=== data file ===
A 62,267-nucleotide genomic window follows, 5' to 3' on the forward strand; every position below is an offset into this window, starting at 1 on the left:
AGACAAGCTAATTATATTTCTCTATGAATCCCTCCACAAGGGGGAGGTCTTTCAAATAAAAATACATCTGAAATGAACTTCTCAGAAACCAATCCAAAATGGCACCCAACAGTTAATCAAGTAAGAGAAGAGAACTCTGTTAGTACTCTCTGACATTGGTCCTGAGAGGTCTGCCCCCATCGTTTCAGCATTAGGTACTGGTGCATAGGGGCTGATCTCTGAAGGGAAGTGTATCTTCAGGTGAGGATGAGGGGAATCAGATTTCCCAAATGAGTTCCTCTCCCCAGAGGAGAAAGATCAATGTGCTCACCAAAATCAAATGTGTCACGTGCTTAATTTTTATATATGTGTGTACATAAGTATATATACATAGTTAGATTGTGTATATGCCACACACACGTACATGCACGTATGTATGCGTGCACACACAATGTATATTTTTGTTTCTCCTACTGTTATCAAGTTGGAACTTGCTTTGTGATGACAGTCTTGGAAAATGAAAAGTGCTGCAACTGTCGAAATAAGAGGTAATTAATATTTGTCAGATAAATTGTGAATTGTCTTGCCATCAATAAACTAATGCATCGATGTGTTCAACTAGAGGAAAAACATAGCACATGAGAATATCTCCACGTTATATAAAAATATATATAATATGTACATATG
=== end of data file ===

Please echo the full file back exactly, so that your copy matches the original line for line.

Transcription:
A 62,267-nucleotide genomic window follows, 5' to 3' on the forward strand; every position below is an offset into this window, starting at 1 on the left:
AGACAAGCTAATTATATTTCTCTATGAATCCCTCCACAAGGGGGAGGTCTTTCAAATAAAAATACATCTGAAATGAACTTCTCAGAAACCAATCCAAAATGGCACCCAACAGTTAATCAAGTAAGAGAAGAGAACTCTGTTAGTACTCTCTGACATTGGTCCTGAGAGGTCTGCCCCCATCGTTTCAGCATTAGGTACTGGTGCATAGGGGCTGATCTCTGAAGGGAAGTGTATCTTCAGGTGAGGATGAGGGGAATCAGATTTCCCAAATGAGTTCCTCTCCCCAGAGGAGAAAGATCAATGTGCTCACCAAAATCAAATGTGTCACGTGCTTAATTTTTATATATGTGTGTACATAAGTATATATACATAGTTAGATTGTGTATATGCCACACACACGTACATGCACGTATGTATGCGTGCACACACAATGTATATTTTTGTTTCTCCTACTGTTATCAAGTTGGAACTTGCTTTGTGATGACAGTCTTGGAAAATGAAAAGTGCTGCAACTGTCGAAATAAGAGGTAATTAATATTTGTCAGATAAATTGTGAATTGTCTTGCCATCAATAAACTAATGCATCGATGTGTTCAACTAGAGGAAAAACATAGCACATGAGAATATCTCCACGTTATATAAAAATATATATAATATGTACATATG